1. Daulat Ki Chaat
Daulat ki Chaat could be dubbed as a close cousin of Malaiyo ofVaranasi. Daulat ki Chaat is a creamy wonder which is prepared exclusively during cold wintry months. Milk is whisked for hours, until it gets a soft and velvety consistency. It is then topped with chunky pistachios, khoya and powdered sugar. Daulat ki chaat is one culinary gem you must not mis. With only a few days left for the season to close, it becomes all the more necessary to head to the cramped lanes of Old Delhi as soon as possible.
Where: Gali Prathe Wali Naughara, Jain Temple Kinari Bazar, Old Delhi, Delhi 110006
2. Gur Ka HalwaWinter and gur (jaggery) is one winner combination that goes back 1000 years in time. Prized in Ayurveda for its ability to fight col, flu and giving strength, gur is an indispensable part of every North Indian household in the winter months. Made with oodles of ghee, semolina and jaggery; gur ka halwa is topped with cardamom powder, saffron, green pista, almonds and served piping hot.
Where: Chaina Ram, Sindhi confectioners, 6499, Fathepuri Chowk, Chandni Chowk, New Delhi
3. Gajar Ka Halwa
You saw this coming, didn't you? One bowl of the warming winter treat can turn around the worst of days. Doused in ghee, milk, khoya and oodles of sugar, this grated carrot dessert has travelled the confines of the subcontinent and has registered itself as a global phenomenon. Waiting ardently for winters and the perfect batch of carrots to whip this dessert is a common ritual in Delhi. Such is the fan following of gajar ka halwa. You can catch it till it is still in the season in various sweetmeat shops across the city.
Where: Giani Di Hatti, 651/52, Church Mission Road, Fatehpuri, Chandni Chowk
There is a reason why Old Delhi is also unofficially called the culinary capital of the nation. The many generations of the Mughal rulers, the Jain and Kyastha trader community and the Punjabi refugee settlements have left their dominant imprint over the food of Old Delhi too. Nihari is a product of the rich Mughal legacy. The meaty and buttery breakfast staple is said to have been developed in Delhi in 17th or 18th century. The word 'Nihari' originates from the Arabic word "Nahar" which means "morning". Traditionally, Nihari was prepared overnight for 6-8 hours, in large pots for working class labourers, who were involved in construction of Mughal forts and palaces. It was served to labourers the first thing in the morning, for free. You can find Nihari across the city, but people still throng Old Delhi for the perfect Nihari.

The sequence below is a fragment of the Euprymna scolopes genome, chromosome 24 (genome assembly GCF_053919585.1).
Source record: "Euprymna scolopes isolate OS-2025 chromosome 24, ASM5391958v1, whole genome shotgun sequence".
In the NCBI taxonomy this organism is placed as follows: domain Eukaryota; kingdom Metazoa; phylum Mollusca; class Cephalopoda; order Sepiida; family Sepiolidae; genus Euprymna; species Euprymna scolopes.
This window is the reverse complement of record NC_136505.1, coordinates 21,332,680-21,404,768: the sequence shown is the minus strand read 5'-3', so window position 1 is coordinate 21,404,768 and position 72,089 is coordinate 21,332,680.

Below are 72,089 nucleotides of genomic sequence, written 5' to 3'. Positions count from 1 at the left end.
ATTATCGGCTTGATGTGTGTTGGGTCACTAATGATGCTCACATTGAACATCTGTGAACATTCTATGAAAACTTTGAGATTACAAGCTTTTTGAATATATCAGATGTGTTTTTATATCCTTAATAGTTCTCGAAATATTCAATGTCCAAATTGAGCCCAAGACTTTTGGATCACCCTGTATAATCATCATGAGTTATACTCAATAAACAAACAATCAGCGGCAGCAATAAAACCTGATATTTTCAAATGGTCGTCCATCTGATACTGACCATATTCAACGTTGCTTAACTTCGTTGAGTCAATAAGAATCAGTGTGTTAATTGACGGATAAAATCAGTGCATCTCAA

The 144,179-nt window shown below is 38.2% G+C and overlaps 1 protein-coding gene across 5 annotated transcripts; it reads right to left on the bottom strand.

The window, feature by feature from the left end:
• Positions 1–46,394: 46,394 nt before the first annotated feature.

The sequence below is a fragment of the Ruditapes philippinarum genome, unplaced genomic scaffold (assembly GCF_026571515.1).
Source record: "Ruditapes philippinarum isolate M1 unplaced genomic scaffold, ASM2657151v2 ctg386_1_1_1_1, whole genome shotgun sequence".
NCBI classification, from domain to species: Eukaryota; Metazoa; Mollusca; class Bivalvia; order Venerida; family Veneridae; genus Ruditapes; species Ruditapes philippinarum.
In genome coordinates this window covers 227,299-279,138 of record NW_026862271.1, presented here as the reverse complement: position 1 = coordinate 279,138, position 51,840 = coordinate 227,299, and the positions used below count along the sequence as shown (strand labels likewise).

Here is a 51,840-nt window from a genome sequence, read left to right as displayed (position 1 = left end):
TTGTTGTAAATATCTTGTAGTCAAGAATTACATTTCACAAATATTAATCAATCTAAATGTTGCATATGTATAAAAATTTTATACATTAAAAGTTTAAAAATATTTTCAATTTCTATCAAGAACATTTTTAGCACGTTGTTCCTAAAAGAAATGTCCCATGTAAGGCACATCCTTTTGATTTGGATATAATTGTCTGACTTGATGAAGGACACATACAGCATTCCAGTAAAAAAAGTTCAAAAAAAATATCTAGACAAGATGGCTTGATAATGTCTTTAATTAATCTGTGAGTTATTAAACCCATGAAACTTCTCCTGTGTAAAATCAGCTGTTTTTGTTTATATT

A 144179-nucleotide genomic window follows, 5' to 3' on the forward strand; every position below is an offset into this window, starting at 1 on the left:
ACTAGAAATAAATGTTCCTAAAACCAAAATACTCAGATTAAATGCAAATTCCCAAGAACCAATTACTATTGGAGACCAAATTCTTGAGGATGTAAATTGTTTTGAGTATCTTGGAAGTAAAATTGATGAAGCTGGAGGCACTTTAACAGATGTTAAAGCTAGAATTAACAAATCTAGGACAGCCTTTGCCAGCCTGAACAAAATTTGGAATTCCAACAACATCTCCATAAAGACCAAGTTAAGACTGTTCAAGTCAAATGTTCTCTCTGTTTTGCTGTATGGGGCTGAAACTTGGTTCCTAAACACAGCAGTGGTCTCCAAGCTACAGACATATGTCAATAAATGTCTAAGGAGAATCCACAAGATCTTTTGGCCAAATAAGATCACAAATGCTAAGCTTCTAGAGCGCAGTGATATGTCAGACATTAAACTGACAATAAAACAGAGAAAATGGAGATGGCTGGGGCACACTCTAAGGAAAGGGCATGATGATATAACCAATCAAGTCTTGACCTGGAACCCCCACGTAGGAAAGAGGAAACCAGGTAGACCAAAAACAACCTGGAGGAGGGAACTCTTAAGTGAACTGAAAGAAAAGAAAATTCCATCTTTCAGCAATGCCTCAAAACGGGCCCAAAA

Where: Haji Shabrati Nihariwale and Kallu Nihariwale
5. Gond Ke Laddoo
Gondh in Hindi means edible gum. Gondh ka laddoo is a common winter staple made extensively in North Indian households with much fervour. Gond ke laddoos are made with fried gum crystals, dry coconut, dry fruits and jaggery. They are also fed to nursing mothers for lactation purposes. The wholesome and indulgent laddoos are packed with nutrients that can keep the cold and flu at bay.
Where: Kaleva Sweets (multiple outlets)
So what are you waiting for? Gather your friends and head out to the make the most of season-end!
Winter is fast paving the way for the spring to take-over, and we are a bundle of mixed-feelings. On one hand, we are glad that the heavy sheath of fog and the mind-numbing temperatures are slowly giving way for a much pleasant weather. Whereas, on the other hand, the thought of parting with our favourite winter exclusive delicacies has got us a little gloomy. Come winters, and Delhi transforms into a foodie paradise. From piping hot kachoris, to indulgent niharis and the ever-so-delightful gajar ka halwa- there is no dearth of food or foodies on the streets of Delhi. So just for the love of winters and Delhi food, here are 5 winter foods one must try before the season ends.
About Sushmita SenguptaSharing a strong penchant for food, Sushmita loves all things good, cheesy and greasy. Her other favourite pastime activities other than discussing food includes, reading, watching movies and binge-watching TV shows.